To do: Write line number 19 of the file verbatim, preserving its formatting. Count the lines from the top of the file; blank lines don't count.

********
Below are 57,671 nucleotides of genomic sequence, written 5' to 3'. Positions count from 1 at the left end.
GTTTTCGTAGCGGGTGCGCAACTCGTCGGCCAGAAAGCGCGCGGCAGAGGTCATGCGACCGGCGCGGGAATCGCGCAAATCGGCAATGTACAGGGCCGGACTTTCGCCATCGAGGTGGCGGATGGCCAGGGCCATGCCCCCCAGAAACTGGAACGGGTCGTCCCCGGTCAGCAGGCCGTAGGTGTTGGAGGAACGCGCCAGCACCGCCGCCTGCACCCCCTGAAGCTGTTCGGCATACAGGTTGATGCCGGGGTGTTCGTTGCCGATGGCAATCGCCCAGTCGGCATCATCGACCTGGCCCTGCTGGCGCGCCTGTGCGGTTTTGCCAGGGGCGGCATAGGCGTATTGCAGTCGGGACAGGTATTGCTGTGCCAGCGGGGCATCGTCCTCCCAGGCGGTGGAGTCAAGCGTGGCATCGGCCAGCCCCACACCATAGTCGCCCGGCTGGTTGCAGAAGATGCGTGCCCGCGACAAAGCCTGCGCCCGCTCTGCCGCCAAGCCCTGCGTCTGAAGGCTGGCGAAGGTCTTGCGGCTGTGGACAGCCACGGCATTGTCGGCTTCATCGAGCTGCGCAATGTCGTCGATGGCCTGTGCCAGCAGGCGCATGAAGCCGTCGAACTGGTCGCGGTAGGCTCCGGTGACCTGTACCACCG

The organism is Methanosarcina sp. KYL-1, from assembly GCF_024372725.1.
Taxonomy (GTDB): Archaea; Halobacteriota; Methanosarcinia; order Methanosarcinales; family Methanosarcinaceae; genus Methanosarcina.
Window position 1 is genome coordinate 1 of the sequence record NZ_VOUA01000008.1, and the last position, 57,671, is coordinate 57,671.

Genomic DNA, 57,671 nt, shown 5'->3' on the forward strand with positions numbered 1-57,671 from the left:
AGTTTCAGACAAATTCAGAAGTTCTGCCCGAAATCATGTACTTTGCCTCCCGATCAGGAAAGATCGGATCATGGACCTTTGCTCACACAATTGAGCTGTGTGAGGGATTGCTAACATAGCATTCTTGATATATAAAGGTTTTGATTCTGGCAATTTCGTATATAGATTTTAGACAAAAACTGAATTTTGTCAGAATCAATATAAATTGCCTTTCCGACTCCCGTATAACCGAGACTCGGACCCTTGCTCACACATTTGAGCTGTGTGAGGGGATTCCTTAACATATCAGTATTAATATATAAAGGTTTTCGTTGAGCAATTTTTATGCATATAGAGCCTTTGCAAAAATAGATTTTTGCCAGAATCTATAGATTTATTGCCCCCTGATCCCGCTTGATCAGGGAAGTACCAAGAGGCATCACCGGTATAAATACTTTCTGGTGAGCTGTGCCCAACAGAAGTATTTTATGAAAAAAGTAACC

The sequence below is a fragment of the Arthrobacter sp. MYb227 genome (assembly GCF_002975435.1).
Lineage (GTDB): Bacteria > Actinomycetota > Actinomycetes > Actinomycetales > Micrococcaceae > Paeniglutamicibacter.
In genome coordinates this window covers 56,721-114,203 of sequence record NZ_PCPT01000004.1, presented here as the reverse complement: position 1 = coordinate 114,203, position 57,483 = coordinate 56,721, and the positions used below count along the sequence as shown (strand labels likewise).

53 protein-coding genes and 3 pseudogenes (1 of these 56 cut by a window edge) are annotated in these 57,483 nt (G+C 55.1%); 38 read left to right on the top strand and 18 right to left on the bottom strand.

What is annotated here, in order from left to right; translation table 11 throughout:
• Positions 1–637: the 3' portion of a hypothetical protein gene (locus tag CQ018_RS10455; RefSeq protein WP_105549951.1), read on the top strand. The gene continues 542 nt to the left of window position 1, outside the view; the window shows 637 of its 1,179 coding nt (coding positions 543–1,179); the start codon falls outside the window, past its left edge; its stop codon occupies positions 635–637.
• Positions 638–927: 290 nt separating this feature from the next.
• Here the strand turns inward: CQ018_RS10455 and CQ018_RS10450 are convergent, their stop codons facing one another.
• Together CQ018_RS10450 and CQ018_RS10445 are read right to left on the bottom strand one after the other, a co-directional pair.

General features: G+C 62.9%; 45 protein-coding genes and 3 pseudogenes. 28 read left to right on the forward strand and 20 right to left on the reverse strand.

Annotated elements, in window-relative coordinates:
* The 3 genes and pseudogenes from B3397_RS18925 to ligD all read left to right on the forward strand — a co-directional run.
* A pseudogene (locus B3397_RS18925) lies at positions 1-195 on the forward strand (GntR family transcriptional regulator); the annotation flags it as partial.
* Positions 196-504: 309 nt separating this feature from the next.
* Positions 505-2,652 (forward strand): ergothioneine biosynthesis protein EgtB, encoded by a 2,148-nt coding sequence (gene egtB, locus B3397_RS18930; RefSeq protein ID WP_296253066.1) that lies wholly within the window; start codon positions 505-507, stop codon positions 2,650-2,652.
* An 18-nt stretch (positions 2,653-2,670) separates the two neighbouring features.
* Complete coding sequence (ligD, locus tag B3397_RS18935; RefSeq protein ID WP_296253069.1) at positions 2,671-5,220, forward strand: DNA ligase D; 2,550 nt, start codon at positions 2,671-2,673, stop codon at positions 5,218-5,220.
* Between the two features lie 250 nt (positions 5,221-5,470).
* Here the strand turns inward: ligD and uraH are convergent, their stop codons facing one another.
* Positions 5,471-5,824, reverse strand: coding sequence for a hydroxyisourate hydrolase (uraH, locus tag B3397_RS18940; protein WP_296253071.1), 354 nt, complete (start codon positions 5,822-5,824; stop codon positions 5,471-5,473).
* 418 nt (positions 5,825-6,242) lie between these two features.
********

* The 3 genes and pseudogenes from B3397_RS18925 to ligD all read left to right on the forward strand — a co-directional run.